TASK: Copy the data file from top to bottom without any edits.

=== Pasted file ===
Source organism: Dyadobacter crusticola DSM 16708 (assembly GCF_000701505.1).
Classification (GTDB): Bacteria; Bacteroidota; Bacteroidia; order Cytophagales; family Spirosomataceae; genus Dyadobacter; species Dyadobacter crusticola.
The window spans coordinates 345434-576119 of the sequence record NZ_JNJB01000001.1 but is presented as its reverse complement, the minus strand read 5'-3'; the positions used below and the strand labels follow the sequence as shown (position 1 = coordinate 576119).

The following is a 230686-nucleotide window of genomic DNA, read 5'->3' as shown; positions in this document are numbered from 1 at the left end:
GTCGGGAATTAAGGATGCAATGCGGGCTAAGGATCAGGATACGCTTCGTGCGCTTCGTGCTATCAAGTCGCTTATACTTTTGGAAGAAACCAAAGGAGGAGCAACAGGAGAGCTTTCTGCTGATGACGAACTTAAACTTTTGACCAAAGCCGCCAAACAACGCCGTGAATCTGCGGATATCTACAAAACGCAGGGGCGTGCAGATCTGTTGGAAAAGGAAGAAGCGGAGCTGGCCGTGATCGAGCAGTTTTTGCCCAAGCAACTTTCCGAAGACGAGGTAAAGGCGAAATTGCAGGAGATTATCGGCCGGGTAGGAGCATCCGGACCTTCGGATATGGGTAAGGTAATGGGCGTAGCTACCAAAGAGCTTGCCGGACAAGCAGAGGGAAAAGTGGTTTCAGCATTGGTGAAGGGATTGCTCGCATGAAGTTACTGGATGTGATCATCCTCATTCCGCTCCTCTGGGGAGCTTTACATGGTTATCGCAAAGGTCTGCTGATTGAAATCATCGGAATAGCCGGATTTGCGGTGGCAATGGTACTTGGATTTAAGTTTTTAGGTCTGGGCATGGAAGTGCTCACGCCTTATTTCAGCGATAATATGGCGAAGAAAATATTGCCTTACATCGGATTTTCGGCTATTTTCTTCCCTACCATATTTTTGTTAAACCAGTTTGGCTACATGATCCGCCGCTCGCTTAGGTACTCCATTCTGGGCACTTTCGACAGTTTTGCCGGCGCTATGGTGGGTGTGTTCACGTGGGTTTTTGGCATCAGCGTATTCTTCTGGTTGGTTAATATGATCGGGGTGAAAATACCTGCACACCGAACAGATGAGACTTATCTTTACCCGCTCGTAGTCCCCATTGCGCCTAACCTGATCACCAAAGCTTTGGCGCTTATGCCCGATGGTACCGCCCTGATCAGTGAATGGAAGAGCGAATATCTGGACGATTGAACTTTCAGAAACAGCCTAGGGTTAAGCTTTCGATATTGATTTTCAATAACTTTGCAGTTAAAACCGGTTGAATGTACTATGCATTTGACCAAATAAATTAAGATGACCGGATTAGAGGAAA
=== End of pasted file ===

Source organism: Dyadobacter crusticola DSM 16708 (assembly GCF_000701505.1).
Classification (GTDB): Bacteria; Bacteroidota; Bacteroidia; order Cytophagales; family Spirosomataceae; genus Dyadobacter; species Dyadobacter crusticola.
The window spans coordinates 345434-576119 of the sequence record NZ_JNJB01000001.1 but is presented as its reverse complement, the minus strand read 5'-3'; the positions used below and the strand labels follow the sequence as shown (position 1 = coordinate 576119).

The following is a 230686-nucleotide window of genomic DNA, read 5'->3' as shown; positions in this document are numbered from 1 at the left end:
GTCGGGAATTAAGGATGCAATGCGGGCTAAGGATCAGGATACGCTTCGTGCGCTTCGTGCTATCAAGTCGCTTATACTTTTGGAAGAAACCAAAGGAGGAGCAACAGGAGAGCTTTCTGCTGATGACGAACTTAAACTTTTGACCAAAGCCGCCAAACAACGCCGTGAATCTGCGGATATCTACAAAACGCAGGGGCGTGCAGATCTGTTGGAAAAGGAAGAAGCGGAGCTGGCCGTGATCGAGCAGTTTTTGCCCAAGCAACTTTCCGAAGACGAGGTAAAGGCGAAATTGCAGGAGATTATCGGCCGGGTAGGAGCATCCGGACCTTCGGATATGGGTAAGGTAATGGGCGTAGCTACCAAAGAGCTTGCCGGACAAGCAGAGGGAAAAGTGGTTTCAGCATTGGTGAAGGGATTGCTCGCATGAAGTTACTGGATGTGATCATCCTCATTCCGCTCCTCTGGGGAGCTTTACATGGTTATCGCAAAGGTCTGCTGATTGAAATCATCGGAATAGCCGGATTTGCGGTGGCAATGGTACTTGGATTTAAGTTTTTAGGTCTGGGCATGGAAGTGCTCACGCCTTATTTCAGCGATAATATGGCGAAGAAAATATTGCCTTACATCGGATTTTCGGCTATTTTCTTCCCTACCATATTTTTGTTAAACCAGTTTGGCTACATGATCCGCCGCTCGCTTAGGTACTCCATTCTGGGCACTTTCGACAGTTTTGCCGGCGCTATGGTGGGTGTGTTCACGTGGGTTTTTGGCATCAGCGTATTCTTCTGGTTGGTTAATATGATCGGGGTGAAAATACCTGCACACCGAACAGATGAGACTTATCTTTACCCGCTCGTAGTCCCCATTGCGCCTAACCTGATCACCAAAGCTTTGGCGCTTATGCCCGATGGTACCGCCCTGATCAGTGAATGGAAGAGCGAATATCTGGACGATTGAACTTTCAGAAACAGCCTAGGGTTAAGCTTTCGATATTGATTTTCAATAACTTTGCAGTTAAAACCGGTTGAATGTACTATGCATTTGACCAAATAAATTAAGATGACCGGATTAGAGGAAA